Three Moon Station ePUB
Where do you go when nowhere on Earth is safe?
You leave the planet, of course.
That’s exactly what Katherine Rawls does when she witnesses a murder and finds herself with two hit men on her trail. Boarding a ship transporting women as Domestics to a pioneering planet seems the best escape route. Katy figures she’ll just lie low for a while, then come back and turn the evidence over to the authorities. She doesn’t count on finding herself bought and paid for…as a station owner’s bride.
Now, Katy has a danger of another kind to face. Sarkin Trant may be sympathetic to her predicament and he’s agreed to protect her, but he also expects full husbandly benefits in return.
Sensuality rating: 3
Cover Art by Bev Haynes
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If the electronic sensors hadn’t opened the doors as Katy rushed toward them, she would’ve crashed head-first into the double-plated plexiglass, probably fracturing her skull, possibly killing herself, and thereby saving the two gunmen behind her the trouble. As it was, the double doors slid open at her approach and she ran outside onto the sidewalk, looked skyward for a taxi, then bolted up the street as the doors closed again, momentarily trapping her pursuers inside. Thanks goodness for small favors.
It was difficult running in high heels. If she’d been somewhere else, she might’ve kicked them off, but the thought of being barefoot on August-heated polyconcrete wasn’t an inviting one, even in her present state of mind. Next time I run for my life, remind me to wear jogging shoes.
She saw the hover cab ramp and mounted the steps two at a time. Reaching the platform, she slapped a hand on the dome of the transmitter, causing it to signal that here was a passenger requiring immediate transportation.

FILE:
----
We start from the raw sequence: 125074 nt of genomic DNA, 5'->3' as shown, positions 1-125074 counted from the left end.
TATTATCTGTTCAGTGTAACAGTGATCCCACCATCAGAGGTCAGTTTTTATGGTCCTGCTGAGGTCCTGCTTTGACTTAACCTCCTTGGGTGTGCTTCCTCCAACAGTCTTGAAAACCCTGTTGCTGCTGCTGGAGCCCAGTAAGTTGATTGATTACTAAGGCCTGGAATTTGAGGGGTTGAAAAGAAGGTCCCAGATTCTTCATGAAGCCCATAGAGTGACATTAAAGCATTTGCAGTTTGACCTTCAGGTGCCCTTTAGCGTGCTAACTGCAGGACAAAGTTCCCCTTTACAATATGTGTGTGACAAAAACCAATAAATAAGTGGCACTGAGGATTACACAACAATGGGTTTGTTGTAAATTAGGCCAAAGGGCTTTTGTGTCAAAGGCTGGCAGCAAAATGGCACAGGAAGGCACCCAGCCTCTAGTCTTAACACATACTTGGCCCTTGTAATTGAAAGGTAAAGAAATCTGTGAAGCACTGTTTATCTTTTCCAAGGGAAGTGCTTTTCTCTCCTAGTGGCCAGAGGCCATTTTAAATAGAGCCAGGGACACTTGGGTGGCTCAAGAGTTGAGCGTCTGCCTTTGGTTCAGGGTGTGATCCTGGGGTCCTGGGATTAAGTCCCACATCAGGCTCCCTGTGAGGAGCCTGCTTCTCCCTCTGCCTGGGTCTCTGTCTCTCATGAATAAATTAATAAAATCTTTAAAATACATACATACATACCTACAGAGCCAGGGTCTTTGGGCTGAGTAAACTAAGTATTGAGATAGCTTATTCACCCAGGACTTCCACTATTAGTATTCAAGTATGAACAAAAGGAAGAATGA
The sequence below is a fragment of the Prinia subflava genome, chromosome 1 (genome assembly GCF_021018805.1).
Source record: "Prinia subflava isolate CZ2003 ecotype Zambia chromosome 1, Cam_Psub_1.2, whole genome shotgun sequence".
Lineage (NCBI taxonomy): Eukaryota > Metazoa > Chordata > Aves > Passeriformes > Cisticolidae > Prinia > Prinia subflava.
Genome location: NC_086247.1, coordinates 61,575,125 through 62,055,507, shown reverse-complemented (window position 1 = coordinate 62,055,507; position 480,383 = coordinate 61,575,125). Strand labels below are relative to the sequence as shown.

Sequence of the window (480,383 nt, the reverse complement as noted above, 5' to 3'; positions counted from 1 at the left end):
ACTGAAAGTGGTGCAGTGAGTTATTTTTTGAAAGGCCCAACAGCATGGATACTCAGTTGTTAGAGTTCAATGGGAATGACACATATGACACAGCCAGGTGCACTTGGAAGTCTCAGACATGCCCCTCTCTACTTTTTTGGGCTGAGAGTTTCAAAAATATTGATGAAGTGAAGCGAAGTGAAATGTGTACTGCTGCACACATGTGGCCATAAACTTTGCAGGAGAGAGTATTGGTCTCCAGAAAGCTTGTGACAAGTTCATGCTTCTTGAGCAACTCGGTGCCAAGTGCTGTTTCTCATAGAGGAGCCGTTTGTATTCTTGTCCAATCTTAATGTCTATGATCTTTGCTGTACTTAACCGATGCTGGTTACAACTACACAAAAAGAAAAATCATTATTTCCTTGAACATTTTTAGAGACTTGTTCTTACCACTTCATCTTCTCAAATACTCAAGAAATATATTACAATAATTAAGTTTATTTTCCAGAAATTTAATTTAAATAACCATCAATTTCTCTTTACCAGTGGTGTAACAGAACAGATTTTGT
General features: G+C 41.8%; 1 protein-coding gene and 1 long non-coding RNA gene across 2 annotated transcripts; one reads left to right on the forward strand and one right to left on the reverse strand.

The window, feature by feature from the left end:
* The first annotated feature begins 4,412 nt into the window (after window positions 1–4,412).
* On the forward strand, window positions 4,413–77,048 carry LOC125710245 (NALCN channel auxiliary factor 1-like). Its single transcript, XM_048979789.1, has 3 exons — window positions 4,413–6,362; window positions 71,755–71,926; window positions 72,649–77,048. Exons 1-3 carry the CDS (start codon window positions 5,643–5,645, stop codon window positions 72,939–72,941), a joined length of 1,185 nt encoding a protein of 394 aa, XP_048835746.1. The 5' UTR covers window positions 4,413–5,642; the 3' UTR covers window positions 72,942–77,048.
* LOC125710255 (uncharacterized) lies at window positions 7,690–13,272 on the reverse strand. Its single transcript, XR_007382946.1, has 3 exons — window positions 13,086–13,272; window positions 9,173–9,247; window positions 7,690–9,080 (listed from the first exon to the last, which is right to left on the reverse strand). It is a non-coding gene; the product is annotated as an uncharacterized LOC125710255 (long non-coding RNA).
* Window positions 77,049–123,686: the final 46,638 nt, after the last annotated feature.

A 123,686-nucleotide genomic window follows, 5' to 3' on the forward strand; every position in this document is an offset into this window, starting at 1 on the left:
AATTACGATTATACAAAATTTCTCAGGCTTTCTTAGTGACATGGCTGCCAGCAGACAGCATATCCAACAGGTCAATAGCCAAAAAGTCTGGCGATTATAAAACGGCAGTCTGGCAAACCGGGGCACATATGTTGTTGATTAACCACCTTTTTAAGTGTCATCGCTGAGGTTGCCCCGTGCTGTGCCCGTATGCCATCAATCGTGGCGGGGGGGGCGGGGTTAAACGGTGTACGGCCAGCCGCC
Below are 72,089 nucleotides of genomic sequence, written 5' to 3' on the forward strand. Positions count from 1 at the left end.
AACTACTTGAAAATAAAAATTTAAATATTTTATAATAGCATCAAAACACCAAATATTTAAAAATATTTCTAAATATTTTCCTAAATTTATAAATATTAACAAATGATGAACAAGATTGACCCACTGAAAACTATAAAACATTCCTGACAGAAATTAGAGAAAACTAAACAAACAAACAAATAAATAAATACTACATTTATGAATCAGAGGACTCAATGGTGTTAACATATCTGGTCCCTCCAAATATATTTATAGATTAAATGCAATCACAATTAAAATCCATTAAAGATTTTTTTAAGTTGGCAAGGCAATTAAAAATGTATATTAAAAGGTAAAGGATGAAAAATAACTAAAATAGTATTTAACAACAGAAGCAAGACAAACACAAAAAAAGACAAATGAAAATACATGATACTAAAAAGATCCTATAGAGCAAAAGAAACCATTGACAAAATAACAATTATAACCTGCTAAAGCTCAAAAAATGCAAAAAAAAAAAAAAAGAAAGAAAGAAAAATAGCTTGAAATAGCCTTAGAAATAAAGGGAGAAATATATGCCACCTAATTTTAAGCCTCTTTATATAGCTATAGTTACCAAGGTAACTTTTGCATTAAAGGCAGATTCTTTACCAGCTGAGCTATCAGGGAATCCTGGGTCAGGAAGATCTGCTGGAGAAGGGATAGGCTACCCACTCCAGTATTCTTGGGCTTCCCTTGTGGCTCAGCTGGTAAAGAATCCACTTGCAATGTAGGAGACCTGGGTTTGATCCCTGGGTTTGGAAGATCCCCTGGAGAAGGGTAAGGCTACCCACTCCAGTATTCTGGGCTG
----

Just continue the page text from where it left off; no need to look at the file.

Within a minute, an Independent appeared, its red and black checkerboard doors blatantly informing everyone its owner was non-Union. Docking beside the platform, its back door swung open as the driver spoke the phrase unchanged in four centuries. “Where to, Miss?”
Katy scrambled inside as the two men burst through the doors, one of them sighting her as she fell onto the seat and the hatch slammed shut. The driver repeated his question.
For a moment, she couldn’t think. Where do I want to go?
“Got to have a destination, ma’am,” the driver prompted.
She peered through the back window. The two men were running in the opposite direction but her thought that they’d given up disappeared as they reached a sleek and deadly-looking Federation Motors Cannon parked at the curb.
“Ma’am?” the driver said again. “Meter’s running.”
“T-the terminal.” She made her decision. “Hurry.”
“Going to catch a shuttle?” The cab pulled away from the platform and soared to Speeding Height, some forty feet above the pavement. The driver bent to punch the coordinates into the minute GPS set into the cab’s dashboard.
Katy didn’t answer, continuing looking over her shoulder. The men were inside the car. In a second they’d be after her again. She wondered if the cab was fitted with laser-proof glass as the Federation Board of Automotive Safety recommended. Probably not. Neither the cab nor its driver looked as if they would ever have enough fares to afford laser-proofing.
A bus floated into position behind the cab, hiding it from the black car’s sight.
“Y-yes!” Belatedly, she answered his question, fear causing her to stutter. “I-I have to catch a-a s-shuttle and I’m late. Please…please, hurry!”
“Going to Emergency Height, ma’am.” The driver pointed the cab’s nose upward. It climbed to a high-speed level of forty-five feet and banked left at the next stoplight, merging into traffic which was relatively heavy for this early in the afternoon.
Katy looked back again. Far behind them, the black car zoomed past the corner where the cab had turned, crossed the intersection and sailed straight ahead. Sighing, she leaned back. She’d lost them. For the moment.